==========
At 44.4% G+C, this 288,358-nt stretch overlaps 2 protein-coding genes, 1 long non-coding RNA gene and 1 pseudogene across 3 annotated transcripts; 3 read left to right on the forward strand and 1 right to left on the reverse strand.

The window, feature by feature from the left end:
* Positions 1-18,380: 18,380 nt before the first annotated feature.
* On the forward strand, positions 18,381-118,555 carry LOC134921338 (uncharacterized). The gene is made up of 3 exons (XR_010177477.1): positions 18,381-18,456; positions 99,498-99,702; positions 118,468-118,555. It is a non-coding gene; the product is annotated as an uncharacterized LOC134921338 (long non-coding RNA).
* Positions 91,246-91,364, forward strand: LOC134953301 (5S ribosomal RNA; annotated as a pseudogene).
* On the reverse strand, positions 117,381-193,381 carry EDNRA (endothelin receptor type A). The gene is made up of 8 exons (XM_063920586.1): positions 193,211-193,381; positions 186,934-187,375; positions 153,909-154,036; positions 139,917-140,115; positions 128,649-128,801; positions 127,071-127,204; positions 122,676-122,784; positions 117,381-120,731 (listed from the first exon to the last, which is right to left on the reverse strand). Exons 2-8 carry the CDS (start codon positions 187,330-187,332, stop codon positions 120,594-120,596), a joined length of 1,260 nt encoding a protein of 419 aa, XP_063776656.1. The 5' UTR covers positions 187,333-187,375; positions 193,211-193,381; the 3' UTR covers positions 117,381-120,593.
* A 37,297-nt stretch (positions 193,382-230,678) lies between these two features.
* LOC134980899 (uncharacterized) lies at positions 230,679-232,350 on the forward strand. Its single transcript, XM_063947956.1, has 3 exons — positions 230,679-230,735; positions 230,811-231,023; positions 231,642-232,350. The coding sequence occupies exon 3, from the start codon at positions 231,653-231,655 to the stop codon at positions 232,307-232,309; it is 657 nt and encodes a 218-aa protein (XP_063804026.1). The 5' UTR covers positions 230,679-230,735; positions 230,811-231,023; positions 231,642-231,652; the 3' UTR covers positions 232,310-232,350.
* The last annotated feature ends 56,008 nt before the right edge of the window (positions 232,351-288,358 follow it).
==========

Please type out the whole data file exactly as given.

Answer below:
At 44.4% G+C, this 288,358-nt stretch overlaps 2 protein-coding genes, 1 long non-coding RNA gene and 1 pseudogene across 3 annotated transcripts; 3 read left to right on the forward strand and 1 right to left on the reverse strand.

The window, feature by feature from the left end:
* Positions 1-18,380: 18,380 nt before the first annotated feature.
* On the forward strand, positions 18,381-118,555 carry LOC134921338 (uncharacterized). The gene is made up of 3 exons (XR_010177477.1): positions 18,381-18,456; positions 99,498-99,702; positions 118,468-118,555. It is a non-coding gene; the product is annotated as an uncharacterized LOC134921338 (long non-coding RNA).
* Positions 91,246-91,364, forward strand: LOC134953301 (5S ribosomal RNA; annotated as a pseudogene).
* On the reverse strand, positions 117,381-193,381 carry EDNRA (endothelin receptor type A). The gene is made up of 8 exons (XM_063920586.1): positions 193,211-193,381; positions 186,934-187,375; positions 153,909-154,036; positions 139,917-140,115; positions 128,649-128,801; positions 127,071-127,204; positions 122,676-122,784; positions 117,381-120,731 (listed from the first exon to the last, which is right to left on the reverse strand). Exons 2-8 carry the CDS (start codon positions 187,330-187,332, stop codon positions 120,594-120,596), a joined length of 1,260 nt encoding a protein of 419 aa, XP_063776656.1. The 5' UTR covers positions 187,333-187,375; positions 193,211-193,381; the 3' UTR covers positions 117,381-120,593.
* A 37,297-nt stretch (positions 193,382-230,678) lies between these two features.
* LOC134980899 (uncharacterized) lies at positions 230,679-232,350 on the forward strand. Its single transcript, XM_063947956.1, has 3 exons — positions 230,679-230,735; positions 230,811-231,023; positions 231,642-232,350. The coding sequence occupies exon 3, from the start codon at positions 231,653-231,655 to the stop codon at positions 232,307-232,309; it is 657 nt and encodes a 218-aa protein (XP_063804026.1). The 5' UTR covers positions 230,679-230,735; positions 230,811-231,023; positions 231,642-231,652; the 3' UTR covers positions 232,310-232,350.
* The last annotated feature ends 56,008 nt before the right edge of the window (positions 232,351-288,358 follow it).